The Competition is now CLOSED.
Due to the high volume of entries to the competition, the winners will not be announced until October 15, 2018
The next World Bank World Development Report (WDR) 2019 will address The Changing Nature of Work. For the first time since the World Bank began publishing the WDR in 1978, the writing process has been completely transparent and open to the public. Every Friday afternoon, the latest draft is uploaded to the World Bank website, so that anyone with internet access has an opportunity to read it and engage with the team of authors. As part of this process, the World Bank has launched a competition for university and college students to submit examples of governments, cities, firms, individuals, or any other actor taking advantage of opportunities created by technology and “the future of work”.
The three best examples will be awarded prizes of $5,000 and be considered for inclusion in the final report.
Winners will be announced on October 1, 2018.
Rules of Entry:
- Participants may submit up to three different examples.
- Only one prize will be awarded per participant.
- The total description for each example may be up to 400 words long, including a suggestion as to where in the report the example would best fit.
- Any subject or style is welcome, though the example should fit within the narrative of the current draft of the report and illustrate the issues discussed.
- Supporting data, literature, policy documents, weblinks, etc. should be referenced in the description in order for the WDR team to establish the veracity of the example.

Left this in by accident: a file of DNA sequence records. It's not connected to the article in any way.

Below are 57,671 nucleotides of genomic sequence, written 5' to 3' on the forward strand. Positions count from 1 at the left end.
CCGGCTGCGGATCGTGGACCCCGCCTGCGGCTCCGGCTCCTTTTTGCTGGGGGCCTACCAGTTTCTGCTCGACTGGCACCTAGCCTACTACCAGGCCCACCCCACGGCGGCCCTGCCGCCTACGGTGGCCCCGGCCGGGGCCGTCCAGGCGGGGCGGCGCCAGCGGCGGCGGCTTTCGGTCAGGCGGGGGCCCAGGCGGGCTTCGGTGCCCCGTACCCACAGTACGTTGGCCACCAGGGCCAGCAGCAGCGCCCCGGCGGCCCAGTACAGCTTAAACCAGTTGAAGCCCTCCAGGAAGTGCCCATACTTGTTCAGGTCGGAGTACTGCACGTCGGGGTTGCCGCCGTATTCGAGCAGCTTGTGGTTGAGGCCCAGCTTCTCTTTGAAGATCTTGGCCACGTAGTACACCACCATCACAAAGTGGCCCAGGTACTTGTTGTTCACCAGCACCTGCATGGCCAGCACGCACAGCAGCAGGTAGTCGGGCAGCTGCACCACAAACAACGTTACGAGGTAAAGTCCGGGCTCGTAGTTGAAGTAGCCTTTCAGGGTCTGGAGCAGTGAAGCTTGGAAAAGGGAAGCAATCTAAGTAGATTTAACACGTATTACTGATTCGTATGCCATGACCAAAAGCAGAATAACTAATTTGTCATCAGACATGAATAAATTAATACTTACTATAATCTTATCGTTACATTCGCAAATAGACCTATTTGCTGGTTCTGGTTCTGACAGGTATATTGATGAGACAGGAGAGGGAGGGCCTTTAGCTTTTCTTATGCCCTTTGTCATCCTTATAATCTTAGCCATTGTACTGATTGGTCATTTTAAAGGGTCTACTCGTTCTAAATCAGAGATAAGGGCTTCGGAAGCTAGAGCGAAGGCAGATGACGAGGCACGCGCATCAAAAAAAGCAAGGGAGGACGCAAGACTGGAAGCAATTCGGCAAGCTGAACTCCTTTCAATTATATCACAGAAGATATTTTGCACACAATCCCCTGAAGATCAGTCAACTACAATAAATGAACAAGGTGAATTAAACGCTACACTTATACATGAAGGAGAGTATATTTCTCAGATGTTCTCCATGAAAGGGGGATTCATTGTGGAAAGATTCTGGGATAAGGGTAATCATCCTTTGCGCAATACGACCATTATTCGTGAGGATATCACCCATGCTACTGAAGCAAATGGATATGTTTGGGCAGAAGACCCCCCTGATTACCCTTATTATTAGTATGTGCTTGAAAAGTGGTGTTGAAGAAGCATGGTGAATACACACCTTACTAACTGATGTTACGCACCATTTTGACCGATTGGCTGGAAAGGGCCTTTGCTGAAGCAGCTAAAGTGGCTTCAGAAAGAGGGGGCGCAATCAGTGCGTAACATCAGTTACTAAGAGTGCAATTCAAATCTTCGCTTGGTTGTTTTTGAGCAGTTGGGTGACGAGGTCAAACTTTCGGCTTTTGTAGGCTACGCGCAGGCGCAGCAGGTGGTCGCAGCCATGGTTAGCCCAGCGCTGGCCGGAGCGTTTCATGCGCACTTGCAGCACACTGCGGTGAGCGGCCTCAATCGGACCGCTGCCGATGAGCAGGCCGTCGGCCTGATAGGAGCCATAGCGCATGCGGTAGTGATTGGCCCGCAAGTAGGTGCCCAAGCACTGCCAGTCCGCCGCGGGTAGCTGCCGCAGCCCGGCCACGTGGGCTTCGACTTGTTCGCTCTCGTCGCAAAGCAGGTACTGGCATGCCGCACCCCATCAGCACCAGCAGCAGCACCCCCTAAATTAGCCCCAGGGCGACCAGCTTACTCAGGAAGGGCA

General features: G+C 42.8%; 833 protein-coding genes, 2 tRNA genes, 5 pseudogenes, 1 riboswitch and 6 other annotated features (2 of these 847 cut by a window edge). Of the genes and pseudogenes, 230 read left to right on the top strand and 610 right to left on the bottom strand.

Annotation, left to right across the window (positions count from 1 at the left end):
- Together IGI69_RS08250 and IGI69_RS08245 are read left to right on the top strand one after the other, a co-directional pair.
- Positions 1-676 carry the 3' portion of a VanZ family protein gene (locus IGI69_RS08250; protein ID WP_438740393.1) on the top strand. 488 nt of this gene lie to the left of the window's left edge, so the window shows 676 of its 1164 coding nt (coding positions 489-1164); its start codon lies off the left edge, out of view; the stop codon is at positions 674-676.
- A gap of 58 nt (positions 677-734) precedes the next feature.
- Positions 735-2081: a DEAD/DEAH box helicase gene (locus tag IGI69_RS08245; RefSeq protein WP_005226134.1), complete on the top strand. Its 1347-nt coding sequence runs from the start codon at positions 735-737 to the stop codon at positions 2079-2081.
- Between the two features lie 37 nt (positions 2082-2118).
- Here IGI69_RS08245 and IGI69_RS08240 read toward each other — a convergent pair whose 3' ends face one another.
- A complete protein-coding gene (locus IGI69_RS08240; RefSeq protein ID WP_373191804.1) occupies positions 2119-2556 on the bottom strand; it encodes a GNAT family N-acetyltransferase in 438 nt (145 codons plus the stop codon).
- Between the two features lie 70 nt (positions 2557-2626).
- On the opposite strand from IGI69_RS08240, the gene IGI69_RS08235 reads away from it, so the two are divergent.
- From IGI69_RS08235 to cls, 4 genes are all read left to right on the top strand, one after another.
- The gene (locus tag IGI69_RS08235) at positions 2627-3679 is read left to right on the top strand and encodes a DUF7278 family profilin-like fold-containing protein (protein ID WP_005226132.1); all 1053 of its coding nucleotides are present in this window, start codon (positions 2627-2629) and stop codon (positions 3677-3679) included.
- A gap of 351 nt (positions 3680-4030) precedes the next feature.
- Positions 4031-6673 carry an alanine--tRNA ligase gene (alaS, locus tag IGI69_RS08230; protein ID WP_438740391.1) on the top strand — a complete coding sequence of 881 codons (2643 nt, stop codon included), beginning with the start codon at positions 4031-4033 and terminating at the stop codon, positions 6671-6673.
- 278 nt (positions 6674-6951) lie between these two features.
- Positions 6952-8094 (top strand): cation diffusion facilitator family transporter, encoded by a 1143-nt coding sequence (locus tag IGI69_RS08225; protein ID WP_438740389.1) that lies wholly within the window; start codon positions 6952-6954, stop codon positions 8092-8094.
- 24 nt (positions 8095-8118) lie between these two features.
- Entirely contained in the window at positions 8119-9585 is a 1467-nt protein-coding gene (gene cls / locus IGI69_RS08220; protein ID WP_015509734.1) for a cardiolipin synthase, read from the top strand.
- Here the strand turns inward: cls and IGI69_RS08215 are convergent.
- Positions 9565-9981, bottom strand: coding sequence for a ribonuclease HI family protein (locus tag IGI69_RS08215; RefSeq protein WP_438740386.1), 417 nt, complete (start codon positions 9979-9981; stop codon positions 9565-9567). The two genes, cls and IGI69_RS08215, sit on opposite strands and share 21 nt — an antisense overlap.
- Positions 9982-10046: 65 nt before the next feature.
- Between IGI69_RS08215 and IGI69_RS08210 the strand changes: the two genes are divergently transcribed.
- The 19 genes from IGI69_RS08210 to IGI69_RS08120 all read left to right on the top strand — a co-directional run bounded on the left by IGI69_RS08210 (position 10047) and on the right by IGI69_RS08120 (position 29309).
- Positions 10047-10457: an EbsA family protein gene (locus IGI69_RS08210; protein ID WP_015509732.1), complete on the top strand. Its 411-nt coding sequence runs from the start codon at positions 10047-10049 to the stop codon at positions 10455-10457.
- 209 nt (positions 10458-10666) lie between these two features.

- The competition is open to students from all countries, but entries must be written in English.
- The judges’ verdict is final.
- Examples cannot be altered or changed after they have been entered. No correspondence will be entered into once work has been submitted.
- Any example submitted may be published in the final World Development Report 2019.
- Examples received after August 31 2018 will not be considered.
The 2019 World Development Report studies how the nature of work is changing as a result of advances in technology today. While technology improves overall living standards, the process can be disruptive. A new social contract is needed to smooth the transition and guard against inequality. As a first priority, significant investments in human capital throughout a person’s lifecycle are vital to ensure workers stay competitive against machines. Second, the changing nature of work demands updates to social protection systems. Traditional provisions of social protection based on steady wage employment, clear definitions of employers and employees, as well as a fixed point of retirement are increasingly obsolete. Third, governments will need additional revenues to fund the investments demanded by the changing nature of work. Governments can generate such revenues through a mix of existing taxes (increases in rates or widening of the tax base), the introduction of new taxes, and improvements in tax administration.
The judges will select examples for publication based on their treatment of the “Changing Nature of Work” theme and on their relevance to messages in the report.
We look forward to reading examples from your country. We are accepting entries now until the competition ends on August 31 2018.
SUBMIT YOUR EXAMPLE TODAY!
To enter the competition, prepare a brief summary of your example (maximum 400 words per example, three per participant) and send to firstname.lastname@example.org. Please include your full name and nationality in the cover email.
Comments or questions are welcome.